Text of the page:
Muscat: Extravagance is forbidden in Islam and it is even more applicable to water, especially in Oman, where scarcity of water is a major issue.

Thus, the government makes every effort to conserve water and the centuries-old ingenious system of aflaj comes in handy in their efforts.

"Falaj (singular for aflaj) is an amazing piece of engineering that reflects advanced techniques and skills of Omanis of yore," Zahir Bin Khalil Al Sulai-mani, Director General of Water Resources Affairs, told Gulf News.

He pointed out that to preserve these aflaj, 'the government spends one million Omani riyals every year.'

Archaeological evidence suggests that falaj, which in classical Arabic means to divide into shares and equitable sharing of scarce resources to ensure sustainability, existed in the extremely arid area of Oman since as early as 2500 BC.

"The oldest aflaj, the ruins of which can be found in the vicinity of Bahla, are believed to be 2,500 years old," the Ministry of Regional Municipality Environment and Water Resources (MREWR) official pointed out.

Al Sulaimani said currently 4,112 aflaj exist in Oman with an annual flow of 680 million cubic metres of water. "Five of these aflaj were included in Unesco's World Heritage List this year," he said.

They are: Falaj Al Khatmeen in Barket Al Mauz, Falaj Al Malki in Izki, Falaj Daris in Nizwa, Falaj Al Jeela in Sur and Falaj Al Muatasar in Rustaq.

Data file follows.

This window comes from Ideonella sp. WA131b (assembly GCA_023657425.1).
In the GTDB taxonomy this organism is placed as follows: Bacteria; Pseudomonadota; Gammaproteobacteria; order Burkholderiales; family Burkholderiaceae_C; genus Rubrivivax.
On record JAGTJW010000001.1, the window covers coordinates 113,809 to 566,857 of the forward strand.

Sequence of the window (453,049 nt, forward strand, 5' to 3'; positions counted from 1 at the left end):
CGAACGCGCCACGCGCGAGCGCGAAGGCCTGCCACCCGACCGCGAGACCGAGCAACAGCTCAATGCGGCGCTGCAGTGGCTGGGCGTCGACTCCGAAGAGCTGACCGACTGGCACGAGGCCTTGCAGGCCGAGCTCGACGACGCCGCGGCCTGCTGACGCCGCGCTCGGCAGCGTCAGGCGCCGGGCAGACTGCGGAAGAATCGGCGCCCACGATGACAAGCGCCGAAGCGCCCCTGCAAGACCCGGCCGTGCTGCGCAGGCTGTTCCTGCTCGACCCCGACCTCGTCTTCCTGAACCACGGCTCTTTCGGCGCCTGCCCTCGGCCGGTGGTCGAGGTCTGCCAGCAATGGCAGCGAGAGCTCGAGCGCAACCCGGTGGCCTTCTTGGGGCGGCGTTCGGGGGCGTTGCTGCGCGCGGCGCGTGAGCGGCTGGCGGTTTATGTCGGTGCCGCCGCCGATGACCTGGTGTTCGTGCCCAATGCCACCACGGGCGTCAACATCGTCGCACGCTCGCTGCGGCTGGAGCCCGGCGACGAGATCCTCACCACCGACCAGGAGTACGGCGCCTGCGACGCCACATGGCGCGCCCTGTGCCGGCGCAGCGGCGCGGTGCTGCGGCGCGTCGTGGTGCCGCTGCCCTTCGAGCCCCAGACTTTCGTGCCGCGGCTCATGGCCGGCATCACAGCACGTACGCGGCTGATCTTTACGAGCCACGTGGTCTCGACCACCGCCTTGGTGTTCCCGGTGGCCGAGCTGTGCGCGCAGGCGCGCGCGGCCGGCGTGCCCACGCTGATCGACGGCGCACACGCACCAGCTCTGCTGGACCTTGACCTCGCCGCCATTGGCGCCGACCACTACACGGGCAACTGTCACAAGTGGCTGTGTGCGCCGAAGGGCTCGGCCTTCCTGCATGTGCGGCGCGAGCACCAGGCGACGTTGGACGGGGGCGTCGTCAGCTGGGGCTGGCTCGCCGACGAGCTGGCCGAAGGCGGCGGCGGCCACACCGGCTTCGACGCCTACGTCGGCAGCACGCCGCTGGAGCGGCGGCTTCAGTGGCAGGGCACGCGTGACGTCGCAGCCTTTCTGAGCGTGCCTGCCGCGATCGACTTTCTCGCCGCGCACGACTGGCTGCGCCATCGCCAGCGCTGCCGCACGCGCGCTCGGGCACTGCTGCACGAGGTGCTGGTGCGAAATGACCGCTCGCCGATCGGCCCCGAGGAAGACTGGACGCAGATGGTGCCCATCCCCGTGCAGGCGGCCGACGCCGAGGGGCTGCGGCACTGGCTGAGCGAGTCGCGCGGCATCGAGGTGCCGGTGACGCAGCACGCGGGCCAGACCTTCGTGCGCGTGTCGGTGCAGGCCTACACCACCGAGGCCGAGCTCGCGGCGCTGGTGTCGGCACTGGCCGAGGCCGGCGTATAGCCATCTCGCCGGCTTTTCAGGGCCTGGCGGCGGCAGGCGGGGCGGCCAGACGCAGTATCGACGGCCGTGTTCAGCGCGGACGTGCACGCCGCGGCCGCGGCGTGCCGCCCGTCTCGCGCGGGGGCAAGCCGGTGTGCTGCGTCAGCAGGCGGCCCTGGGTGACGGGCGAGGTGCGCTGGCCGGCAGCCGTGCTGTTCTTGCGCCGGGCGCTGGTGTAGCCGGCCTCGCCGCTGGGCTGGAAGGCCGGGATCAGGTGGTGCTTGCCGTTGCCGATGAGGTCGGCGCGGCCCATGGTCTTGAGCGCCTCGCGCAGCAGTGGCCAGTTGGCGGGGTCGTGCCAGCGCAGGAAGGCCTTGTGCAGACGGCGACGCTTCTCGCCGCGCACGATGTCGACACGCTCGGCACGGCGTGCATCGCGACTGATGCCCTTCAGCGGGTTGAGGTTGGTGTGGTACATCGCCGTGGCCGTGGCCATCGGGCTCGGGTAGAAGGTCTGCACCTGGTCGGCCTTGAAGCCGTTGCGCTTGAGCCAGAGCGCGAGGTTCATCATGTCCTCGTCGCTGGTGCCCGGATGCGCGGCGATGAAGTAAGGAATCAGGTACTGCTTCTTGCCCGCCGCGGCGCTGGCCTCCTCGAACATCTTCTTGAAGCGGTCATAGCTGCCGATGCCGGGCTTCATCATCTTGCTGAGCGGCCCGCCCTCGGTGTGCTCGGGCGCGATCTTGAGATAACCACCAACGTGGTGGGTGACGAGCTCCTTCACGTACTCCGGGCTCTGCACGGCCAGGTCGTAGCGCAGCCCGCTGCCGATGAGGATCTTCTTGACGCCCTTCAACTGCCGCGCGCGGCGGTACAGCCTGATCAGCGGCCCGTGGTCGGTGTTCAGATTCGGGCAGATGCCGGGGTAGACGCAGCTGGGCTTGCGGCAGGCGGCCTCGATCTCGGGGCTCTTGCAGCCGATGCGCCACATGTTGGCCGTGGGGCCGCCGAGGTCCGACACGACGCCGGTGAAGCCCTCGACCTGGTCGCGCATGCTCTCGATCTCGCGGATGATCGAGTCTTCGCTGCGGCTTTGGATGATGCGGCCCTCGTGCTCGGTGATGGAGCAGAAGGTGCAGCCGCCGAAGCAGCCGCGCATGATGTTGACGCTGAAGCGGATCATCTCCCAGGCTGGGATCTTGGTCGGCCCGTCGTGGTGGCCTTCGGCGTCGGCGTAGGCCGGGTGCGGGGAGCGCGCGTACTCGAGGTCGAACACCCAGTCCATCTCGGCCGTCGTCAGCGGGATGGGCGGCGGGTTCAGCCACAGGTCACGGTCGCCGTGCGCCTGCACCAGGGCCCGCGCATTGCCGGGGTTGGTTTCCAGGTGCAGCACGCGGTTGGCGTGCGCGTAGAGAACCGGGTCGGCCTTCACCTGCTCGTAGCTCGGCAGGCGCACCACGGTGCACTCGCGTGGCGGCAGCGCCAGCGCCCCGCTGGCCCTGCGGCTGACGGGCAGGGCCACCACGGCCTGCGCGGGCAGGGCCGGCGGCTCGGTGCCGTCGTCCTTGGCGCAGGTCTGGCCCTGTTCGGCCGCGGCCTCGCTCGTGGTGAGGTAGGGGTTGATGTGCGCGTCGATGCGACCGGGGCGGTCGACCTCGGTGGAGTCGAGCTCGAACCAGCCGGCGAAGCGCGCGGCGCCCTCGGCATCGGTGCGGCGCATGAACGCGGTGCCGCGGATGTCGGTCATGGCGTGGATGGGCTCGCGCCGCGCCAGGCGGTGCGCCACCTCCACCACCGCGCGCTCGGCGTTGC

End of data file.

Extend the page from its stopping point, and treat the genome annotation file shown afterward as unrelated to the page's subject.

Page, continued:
Al Sulaimani said that the Water Resources Department takes care of the maintenance of these aflaj. "We normally repair aflaj with concrete and cement," he said.

However, the amiable official pointed out that the traditional mortar was being used to carry out maintenance work on the five aflaj selected on the Unesco's World Heritage List.

MREWR is in direct control of the aflaj and thus have ensured that they remain a working, and viable water supply, despite drops in the groundwater table.

Justifying aflaj's section on World Heritage List, Al Sulaimani reckons: "Aflaj preserve the integrity of the entire falaj water management system."

He also feels that the aflaj system meets the criterion on the basis of its 'considerable antiquity' and its continuing socio-economic benefit. "It is an outstanding example of a type of building, architectural or technological ensemble," feels Al Sulaimani.

"We have cycle of five to seven years drought almost every five years and at that time proper management of aflaj to conserve water becomes important," believes Al Sulaimani. He also said that aflaj were the main source of irrigation water in Oman beside wells. "They are utilised in agriculture as well as for domestic use since ancient times."

"The falaj will remain the main irrigation water source despite the fluctuation in rainfall," he stressed, hoping that the citizens would join hands and avoid extravagant use of precious commodity like water.